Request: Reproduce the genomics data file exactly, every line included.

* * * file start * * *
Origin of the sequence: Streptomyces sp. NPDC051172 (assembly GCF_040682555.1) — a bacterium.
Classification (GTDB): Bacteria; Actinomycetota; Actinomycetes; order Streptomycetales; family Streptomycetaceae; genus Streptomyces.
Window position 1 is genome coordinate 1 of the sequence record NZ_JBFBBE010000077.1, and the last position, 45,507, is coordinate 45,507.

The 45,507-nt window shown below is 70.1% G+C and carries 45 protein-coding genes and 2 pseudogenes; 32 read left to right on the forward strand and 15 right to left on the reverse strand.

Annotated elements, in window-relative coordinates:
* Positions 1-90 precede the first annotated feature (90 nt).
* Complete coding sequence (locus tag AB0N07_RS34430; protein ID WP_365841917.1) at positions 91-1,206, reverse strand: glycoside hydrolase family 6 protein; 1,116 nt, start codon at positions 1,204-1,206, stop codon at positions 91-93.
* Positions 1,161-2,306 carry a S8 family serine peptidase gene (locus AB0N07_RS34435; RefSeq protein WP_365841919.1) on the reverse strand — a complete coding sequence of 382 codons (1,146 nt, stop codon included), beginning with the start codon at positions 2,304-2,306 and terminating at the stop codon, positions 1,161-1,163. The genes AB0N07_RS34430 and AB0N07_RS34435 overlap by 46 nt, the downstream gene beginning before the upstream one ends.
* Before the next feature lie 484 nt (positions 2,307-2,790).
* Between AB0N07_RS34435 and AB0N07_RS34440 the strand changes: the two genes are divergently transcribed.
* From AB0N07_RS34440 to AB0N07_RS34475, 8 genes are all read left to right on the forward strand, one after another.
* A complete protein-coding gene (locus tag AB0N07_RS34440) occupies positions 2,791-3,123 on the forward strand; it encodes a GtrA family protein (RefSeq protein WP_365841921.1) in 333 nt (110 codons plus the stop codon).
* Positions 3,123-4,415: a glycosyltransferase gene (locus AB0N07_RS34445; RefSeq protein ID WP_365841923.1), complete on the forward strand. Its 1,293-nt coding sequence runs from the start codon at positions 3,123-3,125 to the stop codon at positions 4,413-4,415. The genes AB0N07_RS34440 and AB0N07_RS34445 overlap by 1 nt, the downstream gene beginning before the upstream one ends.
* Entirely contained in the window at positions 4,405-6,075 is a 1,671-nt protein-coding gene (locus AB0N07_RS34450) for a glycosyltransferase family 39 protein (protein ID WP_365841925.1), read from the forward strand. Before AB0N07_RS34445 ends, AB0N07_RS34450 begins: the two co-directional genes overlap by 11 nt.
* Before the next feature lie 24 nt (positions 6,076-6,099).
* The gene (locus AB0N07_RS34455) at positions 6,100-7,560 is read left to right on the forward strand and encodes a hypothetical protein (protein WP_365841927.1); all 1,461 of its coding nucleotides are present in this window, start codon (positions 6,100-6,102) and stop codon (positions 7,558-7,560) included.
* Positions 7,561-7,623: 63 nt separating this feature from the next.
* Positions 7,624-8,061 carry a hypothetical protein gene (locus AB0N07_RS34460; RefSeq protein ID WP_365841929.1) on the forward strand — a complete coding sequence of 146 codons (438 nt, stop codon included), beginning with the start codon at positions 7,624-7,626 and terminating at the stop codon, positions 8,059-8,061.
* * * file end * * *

Origin of the sequence: Streptomyces sp. NPDC051172 (assembly GCF_040682555.1) — a bacterium.
Classification (GTDB): Bacteria; Actinomycetota; Actinomycetes; order Streptomycetales; family Streptomycetaceae; genus Streptomyces.
Window position 1 is genome coordinate 1 of the sequence record NZ_JBFBBE010000077.1, and the last position, 45,507, is coordinate 45,507.

The 45,507-nt window shown below is 70.1% G+C and carries 45 protein-coding genes and 2 pseudogenes; 32 read left to right on the forward strand and 15 right to left on the reverse strand.

Annotated elements, in window-relative coordinates:
* Positions 1-90 precede the first annotated feature (90 nt).
* Complete coding sequence (locus tag AB0N07_RS34430; protein ID WP_365841917.1) at positions 91-1,206, reverse strand: glycoside hydrolase family 6 protein; 1,116 nt, start codon at positions 1,204-1,206, stop codon at positions 91-93.
* Positions 1,161-2,306 carry a S8 family serine peptidase gene (locus AB0N07_RS34435; RefSeq protein WP_365841919.1) on the reverse strand — a complete coding sequence of 382 codons (1,146 nt, stop codon included), beginning with the start codon at positions 2,304-2,306 and terminating at the stop codon, positions 1,161-1,163. The genes AB0N07_RS34430 and AB0N07_RS34435 overlap by 46 nt, the downstream gene beginning before the upstream one ends.
* Before the next feature lie 484 nt (positions 2,307-2,790).
* Between AB0N07_RS34435 and AB0N07_RS34440 the strand changes: the two genes are divergently transcribed.
* From AB0N07_RS34440 to AB0N07_RS34475, 8 genes are all read left to right on the forward strand, one after another.
* A complete protein-coding gene (locus tag AB0N07_RS34440) occupies positions 2,791-3,123 on the forward strand; it encodes a GtrA family protein (RefSeq protein WP_365841921.1) in 333 nt (110 codons plus the stop codon).
* Positions 3,123-4,415: a glycosyltransferase gene (locus AB0N07_RS34445; RefSeq protein ID WP_365841923.1), complete on the forward strand. Its 1,293-nt coding sequence runs from the start codon at positions 3,123-3,125 to the stop codon at positions 4,413-4,415. The genes AB0N07_RS34440 and AB0N07_RS34445 overlap by 1 nt, the downstream gene beginning before the upstream one ends.
* Entirely contained in the window at positions 4,405-6,075 is a 1,671-nt protein-coding gene (locus AB0N07_RS34450) for a glycosyltransferase family 39 protein (protein ID WP_365841925.1), read from the forward strand. Before AB0N07_RS34445 ends, AB0N07_RS34450 begins: the two co-directional genes overlap by 11 nt.
* Before the next feature lie 24 nt (positions 6,076-6,099).
* The gene (locus AB0N07_RS34455) at positions 6,100-7,560 is read left to right on the forward strand and encodes a hypothetical protein (protein WP_365841927.1); all 1,461 of its coding nucleotides are present in this window, start codon (positions 6,100-6,102) and stop codon (positions 7,558-7,560) included.
* Positions 7,561-7,623: 63 nt separating this feature from the next.
* Positions 7,624-8,061 carry a hypothetical protein gene (locus AB0N07_RS34460; RefSeq protein ID WP_365841929.1) on the forward strand — a complete coding sequence of 146 codons (438 nt, stop codon included), beginning with the start codon at positions 7,624-7,626 and terminating at the stop codon, positions 8,059-8,061.